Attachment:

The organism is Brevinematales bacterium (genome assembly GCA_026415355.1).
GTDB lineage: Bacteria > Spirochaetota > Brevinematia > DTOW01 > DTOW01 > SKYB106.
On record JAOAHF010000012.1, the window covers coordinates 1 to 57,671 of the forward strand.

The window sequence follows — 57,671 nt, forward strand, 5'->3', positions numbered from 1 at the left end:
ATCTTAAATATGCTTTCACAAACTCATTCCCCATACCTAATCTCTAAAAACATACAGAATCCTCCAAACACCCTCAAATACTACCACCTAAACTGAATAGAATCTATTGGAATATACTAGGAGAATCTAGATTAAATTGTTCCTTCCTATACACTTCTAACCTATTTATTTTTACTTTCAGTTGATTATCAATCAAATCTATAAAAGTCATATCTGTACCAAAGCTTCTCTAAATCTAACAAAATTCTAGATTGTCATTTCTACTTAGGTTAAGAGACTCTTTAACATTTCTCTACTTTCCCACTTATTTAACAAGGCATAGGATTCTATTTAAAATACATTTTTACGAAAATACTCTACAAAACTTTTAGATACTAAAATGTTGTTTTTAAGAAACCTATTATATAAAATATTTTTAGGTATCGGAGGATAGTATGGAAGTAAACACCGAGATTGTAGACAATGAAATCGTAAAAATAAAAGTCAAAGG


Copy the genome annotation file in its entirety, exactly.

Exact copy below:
The organism is Brevinematales bacterium (genome assembly GCA_026415355.1).
GTDB lineage: Bacteria > Spirochaetota > Brevinematia > DTOW01 > DTOW01 > SKYB106.
On record JAOAHF010000012.1, the window covers coordinates 1 to 57,671 of the forward strand.

The window sequence follows — 57,671 nt, forward strand, 5'->3', positions numbered from 1 at the left end:
ATCTTAAATATGCTTTCACAAACTCATTCCCCATACCTAATCTCTAAAAACATACAGAATCCTCCAAACACCCTCAAATACTACCACCTAAACTGAATAGAATCTATTGGAATATACTAGGAGAATCTAGATTAAATTGTTCCTTCCTATACACTTCTAACCTATTTATTTTTACTTTCAGTTGATTATCAATCAAATCTATAAAAGTCATATCTGTACCAAAGCTTCTCTAAATCTAACAAAATTCTAGATTGTCATTTCTACTTAGGTTAAGAGACTCTTTAACATTTCTCTACTTTCCCACTTATTTAACAAGGCATAGGATTCTATTTAAAATACATTTTTACGAAAATACTCTACAAAACTTTTAGATACTAAAATGTTGTTTTTAAGAAACCTATTATATAAAATATTTTTAGGTATCGGAGGATAGTATGGAAGTAAACACCGAGATTGTAGACAATGAAATCGTAAAAATAAAAGTCAAAGG